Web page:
Heritage and Challenge: The History and Theory of History

By Paul K. Conkin; Roland N. Stromberg | Go to book overview

CHAPTER 8

WHAT IS HISTORY?

As Part I has demonstrated, self-conscious historians have long grappled with the numerous theoretical and methodological problems suggested by their own discipline. No one has solved the problems to the complete satisfaction of either all historians or all the philosophers who think and write about history. Thus the controversies still rage, and the arguments are ever more subtle and rigorous. Near ignorance of these perplexing issues scarcely becomes a historian. But historians must not become so morbidly involved in theoretical perplexities that they flounder in enervating anxiety. They still need to create histories. The best antidote for either extreme—ignorance or enervation—is a discriminating understanding of the controverted issues in a subject area now generally termed the critical philosophy of history. This and the following chapters should provide some of that understanding.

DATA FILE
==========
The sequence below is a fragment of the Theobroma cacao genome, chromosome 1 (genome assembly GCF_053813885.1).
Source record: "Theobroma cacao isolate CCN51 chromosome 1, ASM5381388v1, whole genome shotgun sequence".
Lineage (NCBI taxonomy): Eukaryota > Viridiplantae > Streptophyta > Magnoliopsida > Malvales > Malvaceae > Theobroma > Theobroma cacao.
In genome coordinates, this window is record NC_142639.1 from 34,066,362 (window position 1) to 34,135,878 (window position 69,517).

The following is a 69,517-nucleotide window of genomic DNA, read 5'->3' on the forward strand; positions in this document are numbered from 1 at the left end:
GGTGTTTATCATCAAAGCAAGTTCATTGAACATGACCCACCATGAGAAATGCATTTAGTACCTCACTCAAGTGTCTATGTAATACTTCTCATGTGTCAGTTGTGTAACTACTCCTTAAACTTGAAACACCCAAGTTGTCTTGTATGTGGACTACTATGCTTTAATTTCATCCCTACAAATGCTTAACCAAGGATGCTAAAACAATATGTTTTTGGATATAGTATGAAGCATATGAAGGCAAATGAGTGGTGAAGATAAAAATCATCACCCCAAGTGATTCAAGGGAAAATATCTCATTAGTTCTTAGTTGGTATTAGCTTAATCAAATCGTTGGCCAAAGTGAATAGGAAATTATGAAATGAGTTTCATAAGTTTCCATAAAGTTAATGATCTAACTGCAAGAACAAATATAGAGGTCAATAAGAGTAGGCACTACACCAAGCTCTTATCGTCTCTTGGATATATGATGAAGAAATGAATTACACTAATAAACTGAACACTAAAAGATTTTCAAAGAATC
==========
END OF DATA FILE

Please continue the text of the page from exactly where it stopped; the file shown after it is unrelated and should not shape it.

One must take care to make neither too many nor the wrong claims for the value of philosophical self-consciousness on the part of historians. Above all, one must not expect such self-consciousness automatically to make one a historian. A philosophic genius may develop a clear and precise definition of history, see the exact relationship of history to other disciplines, understand all of its methodological intricacies, and appreciate its various personal and social uses, yet be a poor historian. One has to learn the exacting demands of historical inquiry through practice and then assimilate them as working habits. No shortcut works. An awareness of theoretical issues will at best provide only some important critical guidelines in the learning of such habits. But a critical understanding of history does contribute immensely to appreciation, to an awareness of both the intellectual dilemmas and the intellectual challenges of the discipline. Unless leavened by such an appreciative awareness, a historical apprenticeship can be an intellectually deadening pathway to mere technical proficiency.

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